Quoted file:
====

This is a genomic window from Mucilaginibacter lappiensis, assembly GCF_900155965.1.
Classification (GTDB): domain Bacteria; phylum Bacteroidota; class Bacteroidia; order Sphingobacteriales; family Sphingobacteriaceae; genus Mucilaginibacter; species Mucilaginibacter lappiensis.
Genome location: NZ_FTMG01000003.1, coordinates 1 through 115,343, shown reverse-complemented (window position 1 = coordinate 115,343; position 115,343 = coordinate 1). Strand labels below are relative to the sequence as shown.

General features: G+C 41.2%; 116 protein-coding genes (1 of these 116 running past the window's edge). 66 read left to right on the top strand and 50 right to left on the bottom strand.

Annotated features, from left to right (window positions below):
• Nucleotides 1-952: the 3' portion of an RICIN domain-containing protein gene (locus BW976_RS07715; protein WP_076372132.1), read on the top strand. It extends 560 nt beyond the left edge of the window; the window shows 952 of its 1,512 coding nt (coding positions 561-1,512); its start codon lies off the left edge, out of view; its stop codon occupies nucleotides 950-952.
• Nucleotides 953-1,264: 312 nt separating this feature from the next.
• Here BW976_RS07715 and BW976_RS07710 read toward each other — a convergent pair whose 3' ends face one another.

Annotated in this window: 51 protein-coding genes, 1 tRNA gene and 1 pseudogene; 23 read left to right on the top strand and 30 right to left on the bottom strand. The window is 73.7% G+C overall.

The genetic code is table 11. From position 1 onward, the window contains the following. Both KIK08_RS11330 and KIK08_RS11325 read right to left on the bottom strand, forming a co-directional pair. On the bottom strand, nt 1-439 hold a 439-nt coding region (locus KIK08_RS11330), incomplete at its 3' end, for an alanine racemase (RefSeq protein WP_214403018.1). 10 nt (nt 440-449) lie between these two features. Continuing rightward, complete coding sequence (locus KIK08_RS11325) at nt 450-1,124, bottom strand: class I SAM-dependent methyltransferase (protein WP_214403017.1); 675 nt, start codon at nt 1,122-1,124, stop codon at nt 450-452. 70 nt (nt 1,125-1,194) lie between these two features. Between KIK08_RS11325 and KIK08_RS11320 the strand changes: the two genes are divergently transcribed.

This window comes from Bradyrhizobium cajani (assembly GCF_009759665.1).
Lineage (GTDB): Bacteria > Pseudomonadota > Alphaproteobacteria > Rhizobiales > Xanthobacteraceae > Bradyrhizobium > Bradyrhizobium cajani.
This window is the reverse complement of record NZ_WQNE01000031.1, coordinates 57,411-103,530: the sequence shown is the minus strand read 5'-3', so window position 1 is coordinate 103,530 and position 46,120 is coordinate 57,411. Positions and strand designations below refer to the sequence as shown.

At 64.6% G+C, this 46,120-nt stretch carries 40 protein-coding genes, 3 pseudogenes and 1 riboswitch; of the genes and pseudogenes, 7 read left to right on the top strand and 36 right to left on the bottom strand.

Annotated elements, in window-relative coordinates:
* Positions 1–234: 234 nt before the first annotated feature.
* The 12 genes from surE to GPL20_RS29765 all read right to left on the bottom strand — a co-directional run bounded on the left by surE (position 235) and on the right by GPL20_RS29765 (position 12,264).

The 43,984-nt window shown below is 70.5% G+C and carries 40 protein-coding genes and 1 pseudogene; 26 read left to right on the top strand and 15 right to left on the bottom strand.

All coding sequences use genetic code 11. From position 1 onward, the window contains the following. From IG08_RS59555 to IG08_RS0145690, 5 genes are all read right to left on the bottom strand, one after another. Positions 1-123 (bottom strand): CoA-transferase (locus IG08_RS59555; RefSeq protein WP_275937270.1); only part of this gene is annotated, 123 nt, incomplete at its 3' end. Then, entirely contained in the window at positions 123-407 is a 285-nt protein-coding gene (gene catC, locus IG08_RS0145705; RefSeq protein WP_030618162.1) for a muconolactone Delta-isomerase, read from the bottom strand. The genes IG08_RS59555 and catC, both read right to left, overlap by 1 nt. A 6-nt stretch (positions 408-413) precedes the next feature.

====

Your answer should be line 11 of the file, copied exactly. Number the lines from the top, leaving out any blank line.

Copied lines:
This window comes from Bradyrhizobium cajani (assembly GCF_009759665.1).